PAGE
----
Showing posts with label Violet Moller. Show all posts
Showing posts with label Violet Moller. Show all posts

13 October 2022

Indexes and Other Treasures

When I heard the title of Dennis Duncan's new book my reaction was basically to pedal my bike to the local independent bookstore and yell "Take my money!"

I am fond of popular histories of scholarship.  So I have decided to tell you a bit about some of my favorite books of this type, with random anecdotes from each.  It has nothing to do with mystery fiction, so feel free to ignore me if you wish.  I get that a lot.

Dennis Duncan. Index, A History of the. The index is one of those things we take for granted.  Haven't they always been there, hiding at the back of nonfiction books, making them more usable?  Of course, the answer is  a lot more complicated.

Duncan points out three key ingredients you need before you can have an index.  First, comes the ABCs.  I don't mean the alphabet (duh), but the concept of organizing words in alphabetical order, which is a different thing.  Then, you need the codex, which is what we think of as the structure of a book, (indexes don't work well with scrolls).  The third essential we can date specifically: page numbers were first used in books in 1472.

This book includes all kinds of oddities: Indexes so long they had their own indexes.  Indexes to novels.  A short story in the form of an index.  Indexes created by authors' political enemies to mock their books. A picture index of envelope fragment shapes (and that was in a book by a well-known author.)

Oh, and how about this fact: ancient librarians used to glue a scrap of parchment with author and title to the back of a scroll.  The Greek term for that device was sillybos, from which we get the word syllabus.  The Latin word was index.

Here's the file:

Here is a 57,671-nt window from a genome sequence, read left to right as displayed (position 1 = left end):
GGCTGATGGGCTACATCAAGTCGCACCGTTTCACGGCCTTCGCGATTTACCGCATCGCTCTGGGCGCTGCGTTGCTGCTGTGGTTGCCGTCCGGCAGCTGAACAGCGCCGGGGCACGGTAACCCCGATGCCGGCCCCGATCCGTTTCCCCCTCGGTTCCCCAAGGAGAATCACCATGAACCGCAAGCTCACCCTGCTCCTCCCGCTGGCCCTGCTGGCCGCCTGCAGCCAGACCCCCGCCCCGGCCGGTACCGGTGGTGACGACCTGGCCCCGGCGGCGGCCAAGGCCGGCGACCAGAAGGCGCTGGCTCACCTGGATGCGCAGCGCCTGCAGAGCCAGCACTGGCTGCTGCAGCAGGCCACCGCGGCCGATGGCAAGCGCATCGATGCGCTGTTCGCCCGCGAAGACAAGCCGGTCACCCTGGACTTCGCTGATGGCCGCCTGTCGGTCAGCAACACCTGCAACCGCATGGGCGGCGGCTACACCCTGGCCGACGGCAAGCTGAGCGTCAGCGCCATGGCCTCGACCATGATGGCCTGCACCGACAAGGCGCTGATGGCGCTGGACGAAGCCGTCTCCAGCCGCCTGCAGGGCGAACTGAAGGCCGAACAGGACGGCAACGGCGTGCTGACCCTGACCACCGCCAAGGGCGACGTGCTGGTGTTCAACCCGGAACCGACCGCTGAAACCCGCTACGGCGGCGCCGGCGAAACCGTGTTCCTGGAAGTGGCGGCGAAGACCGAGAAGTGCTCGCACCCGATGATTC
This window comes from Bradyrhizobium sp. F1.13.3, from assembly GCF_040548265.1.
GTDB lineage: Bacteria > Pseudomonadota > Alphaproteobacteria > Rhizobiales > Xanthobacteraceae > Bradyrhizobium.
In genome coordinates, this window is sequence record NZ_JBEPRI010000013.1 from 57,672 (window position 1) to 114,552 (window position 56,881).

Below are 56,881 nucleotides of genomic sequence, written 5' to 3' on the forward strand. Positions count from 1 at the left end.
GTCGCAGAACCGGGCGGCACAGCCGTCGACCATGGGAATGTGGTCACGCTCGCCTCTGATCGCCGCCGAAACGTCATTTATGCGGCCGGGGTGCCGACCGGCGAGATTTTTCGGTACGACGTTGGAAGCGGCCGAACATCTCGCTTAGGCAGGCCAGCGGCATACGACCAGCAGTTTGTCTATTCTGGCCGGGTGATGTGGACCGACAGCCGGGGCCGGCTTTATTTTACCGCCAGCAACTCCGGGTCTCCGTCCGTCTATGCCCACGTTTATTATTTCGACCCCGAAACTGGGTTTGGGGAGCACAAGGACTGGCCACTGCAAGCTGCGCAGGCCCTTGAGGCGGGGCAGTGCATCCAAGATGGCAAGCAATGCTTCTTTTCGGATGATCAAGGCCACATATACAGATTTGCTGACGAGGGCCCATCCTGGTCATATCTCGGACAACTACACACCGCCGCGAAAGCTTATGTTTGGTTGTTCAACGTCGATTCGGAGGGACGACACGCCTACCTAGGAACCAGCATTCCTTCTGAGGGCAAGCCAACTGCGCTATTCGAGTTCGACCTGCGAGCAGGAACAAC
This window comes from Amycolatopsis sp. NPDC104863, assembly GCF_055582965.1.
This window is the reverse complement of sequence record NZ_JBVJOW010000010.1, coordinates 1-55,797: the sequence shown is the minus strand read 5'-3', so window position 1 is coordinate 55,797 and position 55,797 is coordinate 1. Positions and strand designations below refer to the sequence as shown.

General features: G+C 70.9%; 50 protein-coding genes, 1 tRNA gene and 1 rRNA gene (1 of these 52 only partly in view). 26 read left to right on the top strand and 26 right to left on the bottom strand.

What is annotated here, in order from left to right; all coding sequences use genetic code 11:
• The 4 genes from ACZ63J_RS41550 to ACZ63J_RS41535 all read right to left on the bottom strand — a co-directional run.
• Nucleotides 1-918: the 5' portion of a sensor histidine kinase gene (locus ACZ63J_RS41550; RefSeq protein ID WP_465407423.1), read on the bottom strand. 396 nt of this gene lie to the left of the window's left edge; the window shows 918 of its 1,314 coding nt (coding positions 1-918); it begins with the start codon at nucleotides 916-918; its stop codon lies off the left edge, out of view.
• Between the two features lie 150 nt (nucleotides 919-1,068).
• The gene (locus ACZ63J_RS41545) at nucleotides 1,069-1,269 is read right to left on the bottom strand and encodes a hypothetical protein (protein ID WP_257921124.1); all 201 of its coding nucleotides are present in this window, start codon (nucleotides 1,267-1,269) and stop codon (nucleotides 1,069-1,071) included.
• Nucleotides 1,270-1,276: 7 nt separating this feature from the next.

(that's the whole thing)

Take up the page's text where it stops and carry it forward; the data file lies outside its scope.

Denis Boyles.  Everything Explained That is Explainable.  The eleventh edition of the Encyclopedia Britannica (1910-1911) is considered one of the greatest reference books.  Its creation was part scholarship, part marketing scheme, and part con game.

The head publicist was Henry Haxton.  Earlier in his career, working as a reporter for William Randolph Hearst, he tested the lifeboat system of the Oakland ferryboats by "accidentally" falling into the Bay.  Fortunately the safety system turned out to be good enough.

The main editor for American entries was Franklin Hooper, who is drily described in the current edition of the Britannica as "undaunted by his own lack of scholarship."

The Americans who were running the encyclopedia project in coordination with the Times created something brand new: the Times Book Club.  They sold books much cheaper than had previously been legal, causing mob scenes known as "bookstore madness."

And speaking of the Times, the entire encyclopedia project almost fell through because of the obstinacy of a family whose mighty power came from their owning one-seventh of one-third of one-fifth of three-sixteenths of that newspaper.  This resulted in a lawsuit that was heard by Mr. Justice John Charles Darling, about whom, well…

Around the turn of the century barrister F.E. Smith was defending in capital case. After he gave a long and complex explanation of a point of law Justice Darling, complained: "Well, after all that, Mr. Smith, I am none the wiser."

Smith replied: "Perhaps none the wiser, m'lud, but certainly better informed." His client was executed.

Simon Garfield. Just My Type. Fifty years ago no one outside the publishing and design industries knew or cared much about printing fonts.  Then came personal computers and now everyone has an opinion.  I have seen college students argue furiously over serif vs san serif.

Garfield's book is a fascinating journey through the history of fonts. For example: in 1908 Thomas Cobden-Sanderson killed his classic Doves font by taking all the metal letters and throwing them into the Thames, so his partner could not profit from it.

In 1979 Japanese designer Eiichi Kono was selected to revise the iconic font used in London's subway system.  Rather dryly, he first demonstrated his work with the word underglound.